By Brandon Tidwell
My eight year-old niece has adopted a new term: fail. It’s a definitive way to tell someone they didn’t measure up, they didn’t come through, or they simply missed the mark. As I’ve considered the most pressing sustainability issues of our time, businesses and non-profits are leading the way. Woefully absent is government policy that facilitates the shift our economy needs to advance and grow. Simply put, fail.
Last night, the Net Impact Conference opened with a panel discussion on the future of sustainable business, imagining our economy in 2020. As panelists from Ford, Verizon and BSR shared their perspectives, I had a pressing question: What is the role of the U.S. government in creating an environment to support businesses becoming more sustainable? FedEx has been advocating multiple times before Congress on this issue, as the key to advancing electric vehicles for delivery fleets is inextricably linked to the development of a smart grid infrastructure. Instead, the federal government is absent in its leadership role to establish sound energy policy, invest in infrastructure, or create the innovation agenda driving the future sustainable products and services we need to make our economy competitive in the long-term.
Ford’s Susan Cischke, VP at Ford Motor Company, pointed to the government’s failure to establish a proper energy pricing, reducing the incentive for consumers to buy more fuel-efficient vehicles. Businesses are looking for ways to reduce their energy use and find alternatives, ranging from solar panels to Bloom Box technology. It’s difficult, though, to plan capital investments that use alternative energy when the market continues to reward fossil fuels. Whether it’s a carbon-tax or carbon trading, the U.S. government must establish a more consistent environment for companies to effectively plan for a more sustainable business environment.
Even more critical is the energy infrastructure we need to maximize current production and to create the platforms for the future. Additionally, transportation and planning infrastructure make an impact on mobility, the buildings we construct and the economic opportunities available to communities. Trillions of dollars are needed in the U.S. alone to maintain, let alone improve the highways, sewers, water treatment, and information systems we need to thrive. Today, though, government is more concerned about spending on programs for today rather than investing in tomorrow. I’m all for more efficient government and less spending, but knowing our history, railways, highways and airports have built our nation into an economic powerhouse. If we fail to invest, we’ll find ourselves behind China, Brazil and other emerging economies who are investing in infrastructure.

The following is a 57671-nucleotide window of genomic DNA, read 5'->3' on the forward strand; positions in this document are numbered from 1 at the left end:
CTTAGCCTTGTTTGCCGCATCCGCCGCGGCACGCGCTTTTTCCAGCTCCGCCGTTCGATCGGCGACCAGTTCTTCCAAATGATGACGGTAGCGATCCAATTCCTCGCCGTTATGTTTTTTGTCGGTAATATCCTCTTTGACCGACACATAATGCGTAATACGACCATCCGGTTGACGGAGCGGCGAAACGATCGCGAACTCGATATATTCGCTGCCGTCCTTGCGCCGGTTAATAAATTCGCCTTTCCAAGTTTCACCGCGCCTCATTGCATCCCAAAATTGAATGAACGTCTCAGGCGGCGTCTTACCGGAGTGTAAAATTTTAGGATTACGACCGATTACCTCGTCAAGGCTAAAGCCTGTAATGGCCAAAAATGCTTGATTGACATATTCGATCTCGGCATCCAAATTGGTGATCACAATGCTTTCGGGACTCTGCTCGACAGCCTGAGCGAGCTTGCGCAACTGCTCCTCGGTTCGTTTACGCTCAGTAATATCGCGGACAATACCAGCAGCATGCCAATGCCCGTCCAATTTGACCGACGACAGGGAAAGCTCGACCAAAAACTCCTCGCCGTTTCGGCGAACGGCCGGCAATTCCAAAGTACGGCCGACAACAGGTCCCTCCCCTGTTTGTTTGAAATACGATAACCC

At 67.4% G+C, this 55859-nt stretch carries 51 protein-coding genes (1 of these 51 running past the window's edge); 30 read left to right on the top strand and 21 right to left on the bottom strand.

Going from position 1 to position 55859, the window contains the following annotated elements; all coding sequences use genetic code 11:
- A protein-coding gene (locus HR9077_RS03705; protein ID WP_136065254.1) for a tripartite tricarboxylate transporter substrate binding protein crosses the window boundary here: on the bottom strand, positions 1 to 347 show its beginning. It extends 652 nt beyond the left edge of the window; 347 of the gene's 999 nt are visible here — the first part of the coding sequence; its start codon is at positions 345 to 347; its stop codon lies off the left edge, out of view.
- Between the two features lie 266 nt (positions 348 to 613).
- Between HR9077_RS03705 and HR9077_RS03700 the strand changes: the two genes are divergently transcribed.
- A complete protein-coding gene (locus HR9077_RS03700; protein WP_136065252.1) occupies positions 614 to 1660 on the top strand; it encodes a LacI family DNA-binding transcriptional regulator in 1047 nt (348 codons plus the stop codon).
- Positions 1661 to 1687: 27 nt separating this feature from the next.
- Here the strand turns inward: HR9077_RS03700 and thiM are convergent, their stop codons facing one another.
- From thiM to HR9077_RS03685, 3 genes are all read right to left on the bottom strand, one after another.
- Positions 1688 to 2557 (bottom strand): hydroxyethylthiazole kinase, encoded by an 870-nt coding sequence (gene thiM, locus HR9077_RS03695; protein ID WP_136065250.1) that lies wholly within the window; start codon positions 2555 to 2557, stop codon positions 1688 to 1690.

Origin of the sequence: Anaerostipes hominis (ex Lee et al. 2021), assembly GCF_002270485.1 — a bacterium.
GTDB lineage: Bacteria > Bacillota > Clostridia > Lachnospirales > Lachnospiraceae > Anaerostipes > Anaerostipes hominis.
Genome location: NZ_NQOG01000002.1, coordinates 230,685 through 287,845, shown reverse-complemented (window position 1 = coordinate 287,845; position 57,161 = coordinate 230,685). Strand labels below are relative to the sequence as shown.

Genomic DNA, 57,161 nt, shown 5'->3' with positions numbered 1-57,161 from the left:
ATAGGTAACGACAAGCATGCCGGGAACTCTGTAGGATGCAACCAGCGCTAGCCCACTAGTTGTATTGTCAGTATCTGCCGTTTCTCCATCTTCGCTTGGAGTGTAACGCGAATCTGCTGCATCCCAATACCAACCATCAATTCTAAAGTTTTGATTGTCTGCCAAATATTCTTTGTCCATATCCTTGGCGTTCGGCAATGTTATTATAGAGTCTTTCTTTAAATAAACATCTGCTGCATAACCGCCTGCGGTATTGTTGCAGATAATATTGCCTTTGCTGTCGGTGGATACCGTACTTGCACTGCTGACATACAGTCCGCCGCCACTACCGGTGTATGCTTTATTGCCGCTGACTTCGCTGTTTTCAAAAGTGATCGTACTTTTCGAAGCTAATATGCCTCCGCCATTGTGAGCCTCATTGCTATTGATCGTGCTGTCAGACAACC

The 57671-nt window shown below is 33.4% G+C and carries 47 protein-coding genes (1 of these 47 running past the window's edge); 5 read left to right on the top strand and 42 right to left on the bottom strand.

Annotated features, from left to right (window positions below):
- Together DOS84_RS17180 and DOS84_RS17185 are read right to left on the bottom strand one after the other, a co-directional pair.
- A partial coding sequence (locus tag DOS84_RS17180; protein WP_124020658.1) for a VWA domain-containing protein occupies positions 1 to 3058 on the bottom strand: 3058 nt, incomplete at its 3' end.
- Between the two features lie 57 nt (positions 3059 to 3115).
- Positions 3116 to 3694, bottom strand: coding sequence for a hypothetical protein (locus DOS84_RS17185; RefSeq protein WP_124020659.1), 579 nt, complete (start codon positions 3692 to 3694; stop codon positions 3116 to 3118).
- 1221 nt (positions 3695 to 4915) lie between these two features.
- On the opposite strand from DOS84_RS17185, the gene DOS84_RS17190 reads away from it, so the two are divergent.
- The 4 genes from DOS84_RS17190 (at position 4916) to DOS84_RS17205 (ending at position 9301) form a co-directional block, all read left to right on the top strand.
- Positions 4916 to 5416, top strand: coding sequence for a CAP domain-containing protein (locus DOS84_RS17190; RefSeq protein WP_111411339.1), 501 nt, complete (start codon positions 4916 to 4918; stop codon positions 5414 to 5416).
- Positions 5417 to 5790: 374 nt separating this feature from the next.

Building a sustainable business takes commitment and innovation. The onus is ultimately on consumers and business leaders. However, government must create the systems and policies that will allow them to build their future in a mindful way. Instead, it appears that leadership has chosen to abdicate its vital role in helping create the sustainable businesses climate for tomorrow. Unfortunately, our choices today will clearly impact the future of our nation’s prosperity and health. I hope the government will pay attention to its performance to date and make a focused effort to put the U.S. back into a role of global leadership.
Brandon Tidwell is Global Citizenship program advisor at FedEx. In 2011, Brandon starts his Executive MBA at UNC’s Kenan-Flagler Business School. Brandon has his Masters in Social Work from Baylor University and a certificate in Philanthropy from NYU. He is also the 2010 recipient of Net Impact’s Force for Change Award.
By the way, this is Brandon’s personal contribution to Triple Pundit and only contains his own views, thoughts and opinions. It is not endorsed by FedEx nor does it constitute an official communication of FedEx.